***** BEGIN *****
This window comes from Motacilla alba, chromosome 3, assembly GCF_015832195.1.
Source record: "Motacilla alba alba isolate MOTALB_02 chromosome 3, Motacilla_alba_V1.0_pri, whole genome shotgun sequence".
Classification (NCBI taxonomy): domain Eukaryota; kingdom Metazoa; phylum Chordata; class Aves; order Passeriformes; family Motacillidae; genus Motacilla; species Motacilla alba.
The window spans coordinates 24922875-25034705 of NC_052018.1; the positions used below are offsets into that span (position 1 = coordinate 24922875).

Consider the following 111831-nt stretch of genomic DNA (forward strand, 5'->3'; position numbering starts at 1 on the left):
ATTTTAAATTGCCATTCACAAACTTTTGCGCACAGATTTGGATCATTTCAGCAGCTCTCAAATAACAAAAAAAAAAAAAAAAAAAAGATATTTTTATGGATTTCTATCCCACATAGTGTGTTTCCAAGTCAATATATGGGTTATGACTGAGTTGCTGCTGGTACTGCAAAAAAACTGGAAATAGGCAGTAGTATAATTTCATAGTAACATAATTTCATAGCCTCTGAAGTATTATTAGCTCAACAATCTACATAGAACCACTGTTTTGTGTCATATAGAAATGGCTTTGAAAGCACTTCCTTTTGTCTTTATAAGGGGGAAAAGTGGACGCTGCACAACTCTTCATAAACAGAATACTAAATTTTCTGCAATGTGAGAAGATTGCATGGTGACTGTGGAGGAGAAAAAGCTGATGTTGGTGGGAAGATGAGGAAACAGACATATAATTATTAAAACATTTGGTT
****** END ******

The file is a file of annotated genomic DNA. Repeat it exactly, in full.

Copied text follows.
This window comes from Motacilla alba, chromosome 3, assembly GCF_015832195.1.
Source record: "Motacilla alba alba isolate MOTALB_02 chromosome 3, Motacilla_alba_V1.0_pri, whole genome shotgun sequence".
Classification (NCBI taxonomy): domain Eukaryota; kingdom Metazoa; phylum Chordata; class Aves; order Passeriformes; family Motacillidae; genus Motacilla; species Motacilla alba.
The window spans coordinates 24922875-25034705 of NC_052018.1; the positions used below are offsets into that span (position 1 = coordinate 24922875).

Consider the following 111831-nt stretch of genomic DNA (forward strand, 5'->3'; position numbering starts at 1 on the left):
ATTTTAAATTGCCATTCACAAACTTTTGCGCACAGATTTGGATCATTTCAGCAGCTCTCAAATAACAAAAAAAAAAAAAAAAAAAAGATATTTTTATGGATTTCTATCCCACATAGTGTGTTTCCAAGTCAATATATGGGTTATGACTGAGTTGCTGCTGGTACTGCAAAAAAACTGGAAATAGGCAGTAGTATAATTTCATAGTAACATAATTTCATAGCCTCTGAAGTATTATTAGCTCAACAATCTACATAGAACCACTGTTTTGTGTCATATAGAAATGGCTTTGAAAGCACTTCCTTTTGTCTTTATAAGGGGGAAAAGTGGACGCTGCACAACTCTTCATAAACAGAATACTAAATTTTCTGCAATGTGAGAAGATTGCATGGTGACTGTGGAGGAGAAAAAGCTGATGTTGGTGGGAAGATGAGGAAACAGACATATAATTATTAAAACATTTGGTT